Bill Lyon is a retired Inquirer sports columnist. Lyon, a recipient of the National Headliner Award and a 7-time winner of Pennsylvania Sportswriter of the Year, joined the newspaper in 1972 and retired in 2005. He was inducted into both the Philadelphia Sports and Pennsylvania Sports halls of fame. He continues to contribute to The Inquirer on a part-time basis.
I have seen the effect of comfort dogs on the hurt and the lame, whose eyes light up and blood pressure goes down. Is there anything more enchanting than an ear being scratched and a voice cooing, "Good doggie. Good doggie."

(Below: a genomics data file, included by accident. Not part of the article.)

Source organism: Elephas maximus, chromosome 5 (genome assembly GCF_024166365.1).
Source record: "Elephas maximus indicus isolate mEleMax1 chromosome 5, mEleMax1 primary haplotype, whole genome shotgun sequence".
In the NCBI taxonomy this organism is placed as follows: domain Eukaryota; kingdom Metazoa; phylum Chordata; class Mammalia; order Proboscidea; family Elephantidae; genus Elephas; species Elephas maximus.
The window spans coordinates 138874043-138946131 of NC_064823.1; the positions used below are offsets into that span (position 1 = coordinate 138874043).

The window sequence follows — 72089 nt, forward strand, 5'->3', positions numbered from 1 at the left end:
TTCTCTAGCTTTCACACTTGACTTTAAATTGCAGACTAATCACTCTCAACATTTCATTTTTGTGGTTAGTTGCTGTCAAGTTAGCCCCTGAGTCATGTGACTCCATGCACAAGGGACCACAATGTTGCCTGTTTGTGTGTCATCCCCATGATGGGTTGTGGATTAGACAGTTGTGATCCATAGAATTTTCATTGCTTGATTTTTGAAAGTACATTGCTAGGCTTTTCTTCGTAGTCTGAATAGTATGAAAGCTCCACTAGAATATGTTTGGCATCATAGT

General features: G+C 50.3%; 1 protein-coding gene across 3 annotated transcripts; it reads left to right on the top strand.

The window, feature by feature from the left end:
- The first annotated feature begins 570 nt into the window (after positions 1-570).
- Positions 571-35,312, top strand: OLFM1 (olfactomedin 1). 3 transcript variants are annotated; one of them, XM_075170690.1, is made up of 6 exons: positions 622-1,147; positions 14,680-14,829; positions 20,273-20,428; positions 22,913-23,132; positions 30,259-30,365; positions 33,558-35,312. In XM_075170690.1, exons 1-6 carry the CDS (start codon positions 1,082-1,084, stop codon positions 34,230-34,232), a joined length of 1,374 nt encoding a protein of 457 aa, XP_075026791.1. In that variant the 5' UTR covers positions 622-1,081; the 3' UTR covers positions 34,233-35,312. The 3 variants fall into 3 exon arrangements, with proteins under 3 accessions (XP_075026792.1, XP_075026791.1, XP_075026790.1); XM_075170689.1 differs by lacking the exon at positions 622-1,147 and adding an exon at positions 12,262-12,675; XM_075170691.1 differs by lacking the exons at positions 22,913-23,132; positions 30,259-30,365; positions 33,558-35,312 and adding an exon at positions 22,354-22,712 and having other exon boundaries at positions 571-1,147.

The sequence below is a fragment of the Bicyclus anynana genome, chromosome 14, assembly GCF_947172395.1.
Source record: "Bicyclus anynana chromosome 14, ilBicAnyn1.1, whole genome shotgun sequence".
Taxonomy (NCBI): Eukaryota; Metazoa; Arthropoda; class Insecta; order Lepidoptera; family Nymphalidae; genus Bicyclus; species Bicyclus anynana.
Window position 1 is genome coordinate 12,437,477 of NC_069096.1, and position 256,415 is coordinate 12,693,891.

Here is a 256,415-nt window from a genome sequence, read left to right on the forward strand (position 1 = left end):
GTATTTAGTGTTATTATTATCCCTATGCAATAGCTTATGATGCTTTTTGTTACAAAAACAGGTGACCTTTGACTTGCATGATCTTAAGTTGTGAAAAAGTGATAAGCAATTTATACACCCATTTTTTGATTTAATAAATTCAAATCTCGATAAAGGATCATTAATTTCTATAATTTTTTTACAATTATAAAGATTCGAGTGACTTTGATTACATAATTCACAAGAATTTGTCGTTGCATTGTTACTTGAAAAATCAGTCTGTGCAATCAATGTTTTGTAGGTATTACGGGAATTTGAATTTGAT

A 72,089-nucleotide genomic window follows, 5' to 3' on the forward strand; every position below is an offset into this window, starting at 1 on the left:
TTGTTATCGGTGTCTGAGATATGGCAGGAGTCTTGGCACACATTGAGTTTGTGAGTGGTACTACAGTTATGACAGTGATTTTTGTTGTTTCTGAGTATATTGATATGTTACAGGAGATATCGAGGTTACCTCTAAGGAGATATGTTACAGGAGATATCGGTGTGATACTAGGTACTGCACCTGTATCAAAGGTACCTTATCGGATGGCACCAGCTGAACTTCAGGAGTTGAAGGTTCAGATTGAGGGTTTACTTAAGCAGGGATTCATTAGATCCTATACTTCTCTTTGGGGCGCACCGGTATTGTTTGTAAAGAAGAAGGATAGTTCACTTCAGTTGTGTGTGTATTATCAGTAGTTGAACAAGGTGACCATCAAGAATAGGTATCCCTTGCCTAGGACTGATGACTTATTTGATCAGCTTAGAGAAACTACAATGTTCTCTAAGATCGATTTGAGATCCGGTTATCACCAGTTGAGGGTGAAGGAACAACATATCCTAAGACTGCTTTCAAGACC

I reached 80 the other day. I'm not sure what that means. Well, the obvious thing is that you're getting old. Eighty is old, and the woman next to me here in assisted living is 105. Kind of puts it in perspective.
Every sport has a ceremonial ritual designed to ignite the festivities. For baseball, with its quaint and charming customs, it's The First Pitch, wherein some unsuspecting soul is escorted to the mound, a fresh-from-the-box ball is placed in his, or her, hand, and he, or she, is told to throw it.
The home stretch at Belmont Park is punishingly long and relentlessly unforgiving, littered with the bleached bones of failed Triple Crown contenders, guarded by ghosts that are fiercely zealous sentinels of its reputation: Graveyard of Champions.